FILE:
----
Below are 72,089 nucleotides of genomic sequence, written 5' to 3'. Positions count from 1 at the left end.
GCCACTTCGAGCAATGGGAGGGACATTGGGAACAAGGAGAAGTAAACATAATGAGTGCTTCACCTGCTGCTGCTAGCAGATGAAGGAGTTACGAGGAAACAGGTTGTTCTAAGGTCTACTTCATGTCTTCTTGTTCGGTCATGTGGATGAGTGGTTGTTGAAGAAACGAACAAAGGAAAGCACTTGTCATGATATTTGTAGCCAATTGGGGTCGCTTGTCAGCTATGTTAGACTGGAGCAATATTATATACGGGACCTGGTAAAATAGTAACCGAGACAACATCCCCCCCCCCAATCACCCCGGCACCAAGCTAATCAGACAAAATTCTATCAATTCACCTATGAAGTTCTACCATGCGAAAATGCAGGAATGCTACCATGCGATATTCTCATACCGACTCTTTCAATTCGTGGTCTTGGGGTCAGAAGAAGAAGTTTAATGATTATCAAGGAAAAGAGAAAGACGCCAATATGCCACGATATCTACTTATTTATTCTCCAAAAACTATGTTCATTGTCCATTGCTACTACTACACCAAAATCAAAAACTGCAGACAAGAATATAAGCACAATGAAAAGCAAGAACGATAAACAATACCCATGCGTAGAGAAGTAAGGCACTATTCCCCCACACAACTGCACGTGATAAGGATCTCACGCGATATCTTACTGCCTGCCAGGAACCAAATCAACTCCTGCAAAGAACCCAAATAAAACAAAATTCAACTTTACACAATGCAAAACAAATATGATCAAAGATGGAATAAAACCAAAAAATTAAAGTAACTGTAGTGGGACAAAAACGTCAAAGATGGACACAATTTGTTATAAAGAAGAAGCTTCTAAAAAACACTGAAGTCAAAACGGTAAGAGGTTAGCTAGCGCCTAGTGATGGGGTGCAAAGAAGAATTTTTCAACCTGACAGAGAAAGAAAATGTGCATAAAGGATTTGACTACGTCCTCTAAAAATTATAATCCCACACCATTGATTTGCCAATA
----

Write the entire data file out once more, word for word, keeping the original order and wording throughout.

Below are 72,089 nucleotides of genomic sequence, written 5' to 3'. Positions count from 1 at the left end.
GCCACTTCGAGCAATGGGAGGGACATTGGGAACAAGGAGAAGTAAACATAATGAGTGCTTCACCTGCTGCTGCTAGCAGATGAAGGAGTTACGAGGAAACAGGTTGTTCTAAGGTCTACTTCATGTCTTCTTGTTCGGTCATGTGGATGAGTGGTTGTTGAAGAAACGAACAAAGGAAAGCACTTGTCATGATATTTGTAGCCAATTGGGGTCGCTTGTCAGCTATGTTAGACTGGAGCAATATTATATACGGGACCTGGTAAAATAGTAACCGAGACAACATCCCCCCCCCCAATCACCCCGGCACCAAGCTAATCAGACAAAATTCTATCAATTCACCTATGAAGTTCTACCATGCGAAAATGCAGGAATGCTACCATGCGATATTCTCATACCGACTCTTTCAATTCGTGGTCTTGGGGTCAGAAGAAGAAGTTTAATGATTATCAAGGAAAAGAGAAAGACGCCAATATGCCACGATATCTACTTATTTATTCTCCAAAAACTATGTTCATTGTCCATTGCTACTACTACACCAAAATCAAAAACTGCAGACAAGAATATAAGCACAATGAAAAGCAAGAACGATAAACAATACCCATGCGTAGAGAAGTAAGGCACTATTCCCCCACACAACTGCACGTGATAAGGATCTCACGCGATATCTTACTGCCTGCCAGGAACCAAATCAACTCCTGCAAAGAACCCAAATAAAACAAAATTCAACTTTACACAATGCAAAACAAATATGATCAAAGATGGAATAAAACCAAAAAATTAAAGTAACTGTAGTGGGACAAAAACGTCAAAGATGGACACAATTTGTTATAAAGAAGAAGCTTCTAAAAAACACTGAAGTCAAAACGGTAAGAGGTTAGCTAGCGCCTAGTGATGGGGTGCAAAGAAGAATTTTTCAACCTGACAGAGAAAGAAAATGTGCATAAAGGATTTGACTACGTCCTCTAAAAATTATAATCCCACACCATTGATTTGCCAATA